Giuseppe Fortunino Francesco Verdi (10 October 1813 – 27 January 1901) was an Italian Romantic composer primarily known for his operas.
Verdi is considered with Richard Wagner the most influential composer of operas of the nineteenth century, and dominated the Italian scene after Bellini, Donizetti and Rossini. His works are frequently performed in opera houses throughout the world and, transcending the boundaries of the genre, some of his themes have long since taken root in popular culture, as "La donna è mobile" from Rigoletto, "Libiamo ne' lieti calici" (The Drinking Song) from La traviata, "Va, pensiero" (The Chorus of the Hebrew Slaves) from Nabucco, the "Coro di zingari" from Il trovatore and the "Grand March" from Aida.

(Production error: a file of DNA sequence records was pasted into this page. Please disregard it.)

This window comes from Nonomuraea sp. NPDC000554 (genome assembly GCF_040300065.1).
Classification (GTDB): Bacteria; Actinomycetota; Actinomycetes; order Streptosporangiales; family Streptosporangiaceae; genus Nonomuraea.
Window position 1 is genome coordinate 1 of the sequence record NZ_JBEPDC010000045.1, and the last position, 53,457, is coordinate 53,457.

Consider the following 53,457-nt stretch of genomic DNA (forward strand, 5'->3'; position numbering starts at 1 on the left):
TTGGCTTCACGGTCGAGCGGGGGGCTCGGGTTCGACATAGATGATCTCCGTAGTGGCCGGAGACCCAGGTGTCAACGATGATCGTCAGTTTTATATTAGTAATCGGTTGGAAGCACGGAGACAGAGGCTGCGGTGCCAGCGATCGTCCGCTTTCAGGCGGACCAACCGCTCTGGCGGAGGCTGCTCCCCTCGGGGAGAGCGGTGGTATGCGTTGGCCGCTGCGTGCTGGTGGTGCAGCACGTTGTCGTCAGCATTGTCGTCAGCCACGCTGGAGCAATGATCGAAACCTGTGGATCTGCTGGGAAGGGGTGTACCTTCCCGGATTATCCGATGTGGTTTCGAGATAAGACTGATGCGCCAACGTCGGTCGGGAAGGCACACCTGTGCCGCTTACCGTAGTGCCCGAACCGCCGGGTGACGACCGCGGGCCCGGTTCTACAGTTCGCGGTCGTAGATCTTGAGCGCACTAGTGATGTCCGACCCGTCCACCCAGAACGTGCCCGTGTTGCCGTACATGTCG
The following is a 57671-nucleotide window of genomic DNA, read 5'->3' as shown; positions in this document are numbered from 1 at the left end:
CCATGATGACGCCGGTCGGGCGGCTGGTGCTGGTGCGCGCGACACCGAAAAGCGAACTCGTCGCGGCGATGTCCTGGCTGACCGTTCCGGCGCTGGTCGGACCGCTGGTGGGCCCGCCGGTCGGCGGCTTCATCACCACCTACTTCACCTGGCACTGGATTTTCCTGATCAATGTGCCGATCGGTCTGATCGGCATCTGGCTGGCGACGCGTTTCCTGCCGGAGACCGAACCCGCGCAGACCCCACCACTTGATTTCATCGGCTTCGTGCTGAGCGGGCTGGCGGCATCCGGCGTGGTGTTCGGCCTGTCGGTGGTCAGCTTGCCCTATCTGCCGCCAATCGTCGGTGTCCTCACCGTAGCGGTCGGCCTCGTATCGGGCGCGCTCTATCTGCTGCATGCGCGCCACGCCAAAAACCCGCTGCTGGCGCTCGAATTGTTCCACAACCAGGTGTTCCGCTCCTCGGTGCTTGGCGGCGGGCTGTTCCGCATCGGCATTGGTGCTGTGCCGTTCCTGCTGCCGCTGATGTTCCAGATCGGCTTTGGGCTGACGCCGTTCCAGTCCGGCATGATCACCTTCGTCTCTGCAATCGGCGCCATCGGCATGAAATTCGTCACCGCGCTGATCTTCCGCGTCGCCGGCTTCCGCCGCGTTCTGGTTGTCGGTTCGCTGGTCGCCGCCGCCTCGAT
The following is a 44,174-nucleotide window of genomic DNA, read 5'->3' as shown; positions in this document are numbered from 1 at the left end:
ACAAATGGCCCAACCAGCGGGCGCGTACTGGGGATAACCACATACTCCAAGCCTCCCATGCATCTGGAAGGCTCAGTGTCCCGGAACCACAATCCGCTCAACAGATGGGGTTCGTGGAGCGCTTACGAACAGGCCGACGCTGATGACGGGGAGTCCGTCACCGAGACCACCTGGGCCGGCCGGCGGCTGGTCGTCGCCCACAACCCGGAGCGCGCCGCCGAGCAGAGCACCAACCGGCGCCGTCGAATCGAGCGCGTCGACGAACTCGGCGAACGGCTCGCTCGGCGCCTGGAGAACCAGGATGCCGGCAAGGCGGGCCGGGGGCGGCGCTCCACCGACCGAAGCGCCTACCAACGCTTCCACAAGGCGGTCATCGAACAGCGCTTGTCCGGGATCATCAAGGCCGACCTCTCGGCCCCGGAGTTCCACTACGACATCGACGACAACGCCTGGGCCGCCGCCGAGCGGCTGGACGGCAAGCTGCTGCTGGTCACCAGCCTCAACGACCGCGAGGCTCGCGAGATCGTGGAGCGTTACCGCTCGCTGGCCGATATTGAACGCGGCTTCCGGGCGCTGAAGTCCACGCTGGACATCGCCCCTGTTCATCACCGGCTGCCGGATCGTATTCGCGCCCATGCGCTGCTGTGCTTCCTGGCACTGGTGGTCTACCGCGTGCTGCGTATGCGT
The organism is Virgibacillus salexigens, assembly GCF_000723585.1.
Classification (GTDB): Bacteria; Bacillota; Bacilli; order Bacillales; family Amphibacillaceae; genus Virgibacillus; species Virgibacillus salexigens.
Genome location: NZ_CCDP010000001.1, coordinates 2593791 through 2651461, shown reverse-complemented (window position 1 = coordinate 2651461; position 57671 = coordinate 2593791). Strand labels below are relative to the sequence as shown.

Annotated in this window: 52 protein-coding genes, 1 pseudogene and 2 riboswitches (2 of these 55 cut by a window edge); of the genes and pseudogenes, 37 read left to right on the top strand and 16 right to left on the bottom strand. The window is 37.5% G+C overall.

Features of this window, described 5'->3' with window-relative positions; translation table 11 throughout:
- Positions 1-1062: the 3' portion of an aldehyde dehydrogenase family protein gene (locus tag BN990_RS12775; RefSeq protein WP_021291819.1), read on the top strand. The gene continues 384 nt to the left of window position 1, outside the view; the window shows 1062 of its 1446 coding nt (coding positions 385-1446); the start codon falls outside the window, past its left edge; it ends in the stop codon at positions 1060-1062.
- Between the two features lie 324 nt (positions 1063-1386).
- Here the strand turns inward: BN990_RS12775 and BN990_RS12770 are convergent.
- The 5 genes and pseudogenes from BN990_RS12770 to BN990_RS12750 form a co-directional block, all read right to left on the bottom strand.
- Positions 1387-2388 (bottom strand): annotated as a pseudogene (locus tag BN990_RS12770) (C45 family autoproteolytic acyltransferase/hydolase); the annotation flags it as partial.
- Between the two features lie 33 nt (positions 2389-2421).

Moved by the death of compatriot Alessandro Manzoni, Verdi wrote in 1874 the Messa da Requiem in his honour, regarded as a masterpiece of the oratorio tradition and a testimony to his capacity outside the field of opera.
Visionary and politically engaged, he remains – alongside Garibaldi and Cavour – an emblematic figure of the reunification process of the Italian peninsula (the Risorgimento).